Many of you have probably never heard of Ben Pobjoy. While he may not be a household name, some of you may have seen his YouTube video or read about his incredible story of weight-loss, exercise and community spirit. In 2014, Pobjoy moved to Toronto to start a new job and quickly realized he was the unhealthy guy in the office – overweight and out of shape with poor eating habits. In 2015, he set a New Year’s resolution to walk 2,015 kilometres. He ended up walking more than 5,800 kilometres and in doing so lost 100 pounds.

Pobjoy’s story is an inspiration for us all. The World Health Organization has stated 80 per cent of Type II diabetes, strokes and heart attacks, as well as 40 per cent of cancers, could be averted with simple lifestyle and behavioural changes.

Employers with corporate health and wellness programs can learn from Pobjoy’s journey, which can be applied to many aspects of our lives.

Lesson 1: Recognizing there’s a problem

Pobjoy was a healthy guy when he was younger, but years of unhealthy behaviour, such as a sedentary lifestyle, drinking too many sugary sodas and eating too much fast, takeout food, eventually took its toll on his body, which tipped the scale at 250 pounds. It often takes a wake-up call for someone to make a change and for Pobjoy that was comparing himself to his new coworkers who were much more fit and healthy.


Read: The new generation of health risk assessments

Health risk assessments and biometric screenings may help give employees the wake-up call they need. Employees may not be aware they have health and/or behavioural issues until they see their personal results benchmarked against healthy norms. Analyzing your employees’ health, prescription drug use, absence and disability rates, employee assistance plan statistics and other data can also help to uncover health issues in your employee population, so you know where to focus your health and wellness efforts.

Lesson 2: It starts with a single step

When Pobjoy started his New Year’s resolution he had no idea what he would actually accomplish. He says: “Most of us don’t realize what we’re capable of. It just starts with a single step, you just have to start moving.” Even after we recognize there’s a problem, many of us still fail to take that critical next step. Make sure your health risk assessment includes a call to action for employees at risk and that it‘s easy for them to start taking action right away, whether it’s losing weight, quitting smoking or increasing their physical activity. A good health risk assessment will have links to resources, coaching, etc. that deal specifically with the identified health risk.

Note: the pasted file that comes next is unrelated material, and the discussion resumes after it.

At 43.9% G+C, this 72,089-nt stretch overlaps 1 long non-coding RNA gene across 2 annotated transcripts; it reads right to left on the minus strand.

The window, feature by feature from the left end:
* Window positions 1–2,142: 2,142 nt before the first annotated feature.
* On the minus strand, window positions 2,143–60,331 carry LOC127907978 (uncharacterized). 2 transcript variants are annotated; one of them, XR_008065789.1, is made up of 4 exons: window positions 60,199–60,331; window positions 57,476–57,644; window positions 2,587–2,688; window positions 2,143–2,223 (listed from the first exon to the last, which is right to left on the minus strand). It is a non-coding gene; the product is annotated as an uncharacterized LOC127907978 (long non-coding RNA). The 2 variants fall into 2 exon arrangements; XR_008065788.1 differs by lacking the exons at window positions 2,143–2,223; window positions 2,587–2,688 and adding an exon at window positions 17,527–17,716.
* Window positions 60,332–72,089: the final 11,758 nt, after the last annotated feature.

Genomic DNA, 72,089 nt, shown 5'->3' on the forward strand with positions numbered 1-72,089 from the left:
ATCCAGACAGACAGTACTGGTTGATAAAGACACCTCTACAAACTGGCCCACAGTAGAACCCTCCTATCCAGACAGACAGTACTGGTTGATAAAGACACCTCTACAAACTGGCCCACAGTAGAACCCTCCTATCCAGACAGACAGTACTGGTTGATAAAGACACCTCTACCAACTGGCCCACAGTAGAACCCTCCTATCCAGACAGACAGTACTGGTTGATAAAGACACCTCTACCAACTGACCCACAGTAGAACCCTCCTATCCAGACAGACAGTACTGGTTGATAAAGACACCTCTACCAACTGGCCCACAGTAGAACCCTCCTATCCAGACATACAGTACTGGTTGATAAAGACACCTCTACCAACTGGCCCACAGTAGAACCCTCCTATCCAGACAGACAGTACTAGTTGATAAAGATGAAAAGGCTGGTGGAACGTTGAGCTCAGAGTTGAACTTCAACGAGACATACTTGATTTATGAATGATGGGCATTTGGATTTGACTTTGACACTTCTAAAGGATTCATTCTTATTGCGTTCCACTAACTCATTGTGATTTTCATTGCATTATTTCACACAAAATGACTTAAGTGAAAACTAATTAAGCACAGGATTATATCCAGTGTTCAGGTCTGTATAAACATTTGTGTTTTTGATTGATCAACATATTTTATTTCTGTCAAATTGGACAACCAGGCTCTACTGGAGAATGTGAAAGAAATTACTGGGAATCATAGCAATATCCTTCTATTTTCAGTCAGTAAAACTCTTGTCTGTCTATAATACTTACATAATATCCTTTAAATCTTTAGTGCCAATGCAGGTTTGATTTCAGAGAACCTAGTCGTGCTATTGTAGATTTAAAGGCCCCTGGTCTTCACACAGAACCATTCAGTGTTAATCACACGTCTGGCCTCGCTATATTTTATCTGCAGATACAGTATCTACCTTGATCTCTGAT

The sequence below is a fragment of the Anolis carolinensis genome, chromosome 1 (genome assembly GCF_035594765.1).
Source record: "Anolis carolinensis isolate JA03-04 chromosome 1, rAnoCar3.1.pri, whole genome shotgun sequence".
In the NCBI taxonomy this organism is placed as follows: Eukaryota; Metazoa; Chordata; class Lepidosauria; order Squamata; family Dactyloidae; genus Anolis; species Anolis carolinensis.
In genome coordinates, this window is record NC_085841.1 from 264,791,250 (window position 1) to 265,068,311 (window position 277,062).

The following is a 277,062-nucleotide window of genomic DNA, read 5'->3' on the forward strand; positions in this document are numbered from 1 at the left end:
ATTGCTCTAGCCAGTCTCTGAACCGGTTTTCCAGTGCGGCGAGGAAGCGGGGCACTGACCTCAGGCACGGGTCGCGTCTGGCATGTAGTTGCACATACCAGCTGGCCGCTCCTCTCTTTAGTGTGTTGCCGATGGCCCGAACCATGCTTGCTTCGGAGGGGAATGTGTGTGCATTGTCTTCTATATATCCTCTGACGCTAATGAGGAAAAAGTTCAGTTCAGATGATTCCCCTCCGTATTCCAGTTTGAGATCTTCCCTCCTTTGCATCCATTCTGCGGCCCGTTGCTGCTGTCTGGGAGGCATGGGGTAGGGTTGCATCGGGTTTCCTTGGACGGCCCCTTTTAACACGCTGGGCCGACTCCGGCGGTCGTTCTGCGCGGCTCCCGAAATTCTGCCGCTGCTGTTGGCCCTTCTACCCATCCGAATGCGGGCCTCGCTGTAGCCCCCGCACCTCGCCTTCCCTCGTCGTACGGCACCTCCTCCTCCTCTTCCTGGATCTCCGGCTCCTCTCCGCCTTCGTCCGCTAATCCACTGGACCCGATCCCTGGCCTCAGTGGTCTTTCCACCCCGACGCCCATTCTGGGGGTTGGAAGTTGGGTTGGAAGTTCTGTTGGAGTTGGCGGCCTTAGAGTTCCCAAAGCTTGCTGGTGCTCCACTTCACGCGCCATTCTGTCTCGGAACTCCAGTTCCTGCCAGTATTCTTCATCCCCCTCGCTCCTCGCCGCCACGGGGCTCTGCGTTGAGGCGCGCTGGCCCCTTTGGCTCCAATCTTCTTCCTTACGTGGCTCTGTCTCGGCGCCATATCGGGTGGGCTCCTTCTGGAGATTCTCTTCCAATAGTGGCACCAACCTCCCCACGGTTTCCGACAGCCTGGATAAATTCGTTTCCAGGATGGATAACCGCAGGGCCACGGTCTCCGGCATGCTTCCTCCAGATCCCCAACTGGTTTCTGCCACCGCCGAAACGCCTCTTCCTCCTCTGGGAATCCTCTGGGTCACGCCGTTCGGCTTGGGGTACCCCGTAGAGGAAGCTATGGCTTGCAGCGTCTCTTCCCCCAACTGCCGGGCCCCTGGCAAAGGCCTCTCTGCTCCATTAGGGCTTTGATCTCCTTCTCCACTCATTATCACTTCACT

Lesson 3: Track your progress

Pobjoy credits technology as a motivator in maintaining his behavioural changes. He used several health apps on his smartphone to track his steps, weight loss and what he was eating. Being a competitive guy, striving to improve on his scores (i.e., more kilometres, reduced pounds and consuming more nutritious foods) helped to further encourage Pobjoy to achieve his goals.

Read: 56% of employers use mobile technology to support employee health: survey

There are dozens of wearable devices to help your employees track everything from physical activity and calories burned to heart rates and sleep. All of these can be synced to a website and conveniently monitored through a mobile phone app. Employers can also track the overall health of their employee population by establishing a baseline and measuring changes in results over time.

Lesson 4: Mix it up

Once Pobjoy started to shed pounds and increase strength, he added variety to his routine with boxing and swimming. He also worked with a nutritionist to improve his diet. Many health and wellness tracking websites offer employers the ability to create challenges and offer nominal prizes. You aren’t going to get everyone to start running, but even behavioural micro-changes by a fraction of your employee population can lead to meaningful results. Challenges can target anything from steps, total distance walked, hours of activity to nutrition, hydration and weight loss.

Lesson 5: Give it purpose

While walking around Toronto and other cities Pobjoy would travel to for work, he started to really notice the homeless people living on the streets. So, he started making sandwiches and offering them to the homeless. This small act of kindness made a big difference to someone who was hungry and gave Pobjoy further motivation to go out for a walk.

Exercising for a cause or charity is a great way to increase employee commitment and encourage participation by employees who may not otherwise be motivated to engage in physical activity. Hopefully, by the time the actual charity event takes place, behavioural changes will have already started to take root in forming better habits.

Not all employees will have Ben’s kind of grit and determination in accomplishing their health and wellness goals. There is a Chinese proverb, which states: “The best time to plant a tree was 20 years ago. The second best time is now.” The most important key to success is to just getting employees to start doing something.

Read: A holistic approach to healthcare

Kenneth MacDonald is a senior consultant with Morneau Shepell in Calgary. These are the views of the author and not necessarily those of Benefits Canada.
Copyright © 2021 Transcontinental Media G.P. Originally published on

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